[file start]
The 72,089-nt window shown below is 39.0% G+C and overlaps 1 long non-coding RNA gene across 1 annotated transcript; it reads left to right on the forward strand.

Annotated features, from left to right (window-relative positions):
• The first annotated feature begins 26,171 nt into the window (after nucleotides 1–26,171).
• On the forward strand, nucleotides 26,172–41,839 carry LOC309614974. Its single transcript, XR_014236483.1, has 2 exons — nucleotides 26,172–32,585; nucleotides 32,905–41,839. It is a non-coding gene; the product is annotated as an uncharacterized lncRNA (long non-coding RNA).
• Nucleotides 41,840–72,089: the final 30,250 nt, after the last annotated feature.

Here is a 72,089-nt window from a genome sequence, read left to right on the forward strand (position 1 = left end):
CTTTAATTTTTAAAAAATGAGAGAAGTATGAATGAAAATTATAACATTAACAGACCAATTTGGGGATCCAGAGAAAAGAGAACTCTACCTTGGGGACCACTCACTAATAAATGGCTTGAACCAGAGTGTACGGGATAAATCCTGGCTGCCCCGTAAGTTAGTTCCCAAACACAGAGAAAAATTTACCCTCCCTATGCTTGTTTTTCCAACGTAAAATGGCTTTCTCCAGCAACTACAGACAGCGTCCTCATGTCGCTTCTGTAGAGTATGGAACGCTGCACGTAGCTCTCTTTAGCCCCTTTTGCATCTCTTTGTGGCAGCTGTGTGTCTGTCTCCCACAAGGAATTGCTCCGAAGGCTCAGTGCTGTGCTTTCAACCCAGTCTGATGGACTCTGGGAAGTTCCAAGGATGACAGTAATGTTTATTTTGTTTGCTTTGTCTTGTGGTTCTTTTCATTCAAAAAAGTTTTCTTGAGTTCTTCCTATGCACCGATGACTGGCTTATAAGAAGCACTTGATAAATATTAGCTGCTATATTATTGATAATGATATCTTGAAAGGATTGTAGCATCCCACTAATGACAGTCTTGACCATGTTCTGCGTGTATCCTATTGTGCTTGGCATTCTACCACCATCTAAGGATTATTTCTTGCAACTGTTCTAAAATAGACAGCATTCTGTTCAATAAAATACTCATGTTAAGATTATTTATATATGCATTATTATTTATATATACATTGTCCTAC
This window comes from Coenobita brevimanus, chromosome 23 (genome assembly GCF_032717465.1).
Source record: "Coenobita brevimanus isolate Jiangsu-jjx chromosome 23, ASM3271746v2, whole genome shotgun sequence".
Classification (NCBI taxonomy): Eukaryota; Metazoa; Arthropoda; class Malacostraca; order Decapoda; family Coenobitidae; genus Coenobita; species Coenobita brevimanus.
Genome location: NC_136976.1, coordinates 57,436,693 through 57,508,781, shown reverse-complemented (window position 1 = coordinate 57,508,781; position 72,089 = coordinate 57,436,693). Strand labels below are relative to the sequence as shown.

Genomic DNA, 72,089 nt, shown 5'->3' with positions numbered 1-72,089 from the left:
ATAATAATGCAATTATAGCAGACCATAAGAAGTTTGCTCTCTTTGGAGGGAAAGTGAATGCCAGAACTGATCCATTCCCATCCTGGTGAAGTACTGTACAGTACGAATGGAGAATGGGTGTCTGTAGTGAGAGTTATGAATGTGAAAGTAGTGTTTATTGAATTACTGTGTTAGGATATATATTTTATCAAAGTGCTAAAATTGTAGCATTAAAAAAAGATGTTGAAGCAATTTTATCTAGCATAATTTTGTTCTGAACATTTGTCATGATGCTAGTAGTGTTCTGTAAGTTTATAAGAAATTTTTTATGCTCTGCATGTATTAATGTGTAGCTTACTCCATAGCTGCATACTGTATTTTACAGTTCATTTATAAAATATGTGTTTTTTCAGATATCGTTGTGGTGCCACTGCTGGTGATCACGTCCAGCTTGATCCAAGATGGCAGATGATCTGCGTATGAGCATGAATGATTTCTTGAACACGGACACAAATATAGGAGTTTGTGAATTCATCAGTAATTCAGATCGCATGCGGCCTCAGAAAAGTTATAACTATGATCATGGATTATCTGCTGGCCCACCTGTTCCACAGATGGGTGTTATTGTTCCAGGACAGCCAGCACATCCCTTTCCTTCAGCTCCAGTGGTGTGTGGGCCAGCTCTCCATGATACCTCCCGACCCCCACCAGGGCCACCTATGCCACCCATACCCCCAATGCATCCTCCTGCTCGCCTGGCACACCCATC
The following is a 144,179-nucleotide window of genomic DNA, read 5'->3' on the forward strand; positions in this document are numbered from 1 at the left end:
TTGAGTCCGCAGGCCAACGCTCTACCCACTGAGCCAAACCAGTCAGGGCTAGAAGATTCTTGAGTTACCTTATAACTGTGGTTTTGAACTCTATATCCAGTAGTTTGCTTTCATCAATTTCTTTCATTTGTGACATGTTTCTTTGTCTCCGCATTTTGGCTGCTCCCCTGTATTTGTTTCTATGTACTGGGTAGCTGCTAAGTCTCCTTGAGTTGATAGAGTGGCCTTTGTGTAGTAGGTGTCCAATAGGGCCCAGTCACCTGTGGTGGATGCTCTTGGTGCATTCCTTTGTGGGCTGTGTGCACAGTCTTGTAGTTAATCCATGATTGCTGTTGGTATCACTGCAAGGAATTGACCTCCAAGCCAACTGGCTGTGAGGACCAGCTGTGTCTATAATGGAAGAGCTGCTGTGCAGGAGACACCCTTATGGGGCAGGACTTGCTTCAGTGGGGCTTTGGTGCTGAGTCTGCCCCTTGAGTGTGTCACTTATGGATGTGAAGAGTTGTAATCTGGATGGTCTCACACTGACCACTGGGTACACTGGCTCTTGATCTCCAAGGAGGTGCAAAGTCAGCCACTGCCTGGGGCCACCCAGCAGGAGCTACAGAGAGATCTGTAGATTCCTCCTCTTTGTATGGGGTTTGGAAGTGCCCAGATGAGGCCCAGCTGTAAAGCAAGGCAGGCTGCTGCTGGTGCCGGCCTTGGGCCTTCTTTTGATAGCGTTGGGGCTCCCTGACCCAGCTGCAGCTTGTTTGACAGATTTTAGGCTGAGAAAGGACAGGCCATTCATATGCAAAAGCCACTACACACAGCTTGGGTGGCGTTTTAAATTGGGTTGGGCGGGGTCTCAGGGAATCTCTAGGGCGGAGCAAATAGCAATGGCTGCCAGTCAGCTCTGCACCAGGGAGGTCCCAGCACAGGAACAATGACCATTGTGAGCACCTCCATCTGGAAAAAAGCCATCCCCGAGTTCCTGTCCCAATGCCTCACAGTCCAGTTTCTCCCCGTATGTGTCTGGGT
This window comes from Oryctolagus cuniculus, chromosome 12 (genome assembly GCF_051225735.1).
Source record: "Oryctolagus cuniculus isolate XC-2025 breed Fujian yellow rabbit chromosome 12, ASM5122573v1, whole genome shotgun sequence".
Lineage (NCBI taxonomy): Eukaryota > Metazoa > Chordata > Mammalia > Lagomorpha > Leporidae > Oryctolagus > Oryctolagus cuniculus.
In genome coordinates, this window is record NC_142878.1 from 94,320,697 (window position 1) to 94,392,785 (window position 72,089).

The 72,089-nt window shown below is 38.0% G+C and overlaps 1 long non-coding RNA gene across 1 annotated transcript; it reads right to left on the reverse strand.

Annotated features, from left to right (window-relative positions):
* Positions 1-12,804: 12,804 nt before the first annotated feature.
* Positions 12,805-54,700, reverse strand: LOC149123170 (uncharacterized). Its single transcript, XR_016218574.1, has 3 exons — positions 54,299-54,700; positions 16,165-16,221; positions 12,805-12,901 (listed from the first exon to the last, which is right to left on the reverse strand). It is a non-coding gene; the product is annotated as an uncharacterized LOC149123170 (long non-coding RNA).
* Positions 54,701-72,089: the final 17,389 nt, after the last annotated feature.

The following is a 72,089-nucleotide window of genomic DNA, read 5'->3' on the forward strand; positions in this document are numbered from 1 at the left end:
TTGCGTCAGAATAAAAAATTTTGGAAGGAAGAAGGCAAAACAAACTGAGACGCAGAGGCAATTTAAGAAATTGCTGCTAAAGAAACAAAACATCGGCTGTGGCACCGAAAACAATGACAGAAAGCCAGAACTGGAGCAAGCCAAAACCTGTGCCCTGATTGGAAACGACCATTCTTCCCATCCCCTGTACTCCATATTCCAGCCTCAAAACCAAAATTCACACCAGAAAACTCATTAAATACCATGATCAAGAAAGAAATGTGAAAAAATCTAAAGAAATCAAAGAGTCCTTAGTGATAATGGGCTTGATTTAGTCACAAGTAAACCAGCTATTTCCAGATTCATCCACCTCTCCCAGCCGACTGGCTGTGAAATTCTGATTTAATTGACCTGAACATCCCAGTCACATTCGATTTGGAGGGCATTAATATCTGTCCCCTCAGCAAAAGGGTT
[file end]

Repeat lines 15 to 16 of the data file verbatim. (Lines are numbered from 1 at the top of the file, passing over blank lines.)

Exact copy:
TTGAGTCCGCAGGCCAACGCTCTACCCACTGAGCCAAACCAGTCAGGGCTAGAAGATTCTTGAGTTACCTTATAACTGTGGTTTTGAACTCTATATCCAGTAGTTTGCTTTCATCAATTTCTTTCATTTGTGACATGTTTCTTTGTCTCCGCATTTTGGCTGCTCCCCTGTATTTGTTTCTATGTACTGGGTAGCTGCTAAGTCTCCTTGAGTTGATAGAGTGGCCTTTGTGTAGTAGGTGTCCAATAGGGCCCAGTCACCTGTGGTGGATGCTCTTGGTGCATTCCTTTGTGGGCTGTGTGCACAGTCTTGTAGTTAATCCATGATTGCTGTTGGTATCACTGCAAGGAATTGACCTCCAAGCCAACTGGCTGTGAGGACCAGCTGTGTCTATAATGGAAGAGCTGCTGTGCAGGAGACACCCTTATGGGGCAGGACTTGCTTCAGTGGGGCTTTGGTGCTGAGTCTGCCCCTTGAGTGTGTCACTTATGGATGTGAAGAGTTGTAATCTGGATGGTCTCACACTGACCACTGGGTACACTGGCTCTTGATCTCCAAGGAGGTGCAAAGTCAGCCACTGCCTGGGGCCACCCAGCAGGAGCTACAGAGAGATCTGTAGATTCCTCCTCTTTGTATGGGGTTTGGAAGTGCCCAGATGAGGCCCAGCTGTAAAGCAAGGCAGGCTGCTGCTGGTGCCGGCCTTGGGCCTTCTTTTGATAGCGTTGGGGCTCCCTGACCCAGCTGCAGCTTGTTTGACAGATTTTAGGCTGAGAAAGGACAGGCCATTCATATGCAAAAGCCACTACACACAGCTTGGGTGGCGTTTTAAATTGGGTTGGGCGGGGTCTCAGGGAATCTCTAGGGCGGAGCAAATAGCAATGGCTGCCAGTCAGCTCTGCACCAGGGAGGTCCCAGCACAGGAACAATGACCATTGTGAGCACCTCCATCTGGAAAAAAGCCATCCCCGAGTTCCTGTCCCAATGCCTCACAGTCCAGTTTCTCCCCGTATGTGTCTGGGT
This window comes from Oryctolagus cuniculus, chromosome 12 (genome assembly GCF_051225735.1).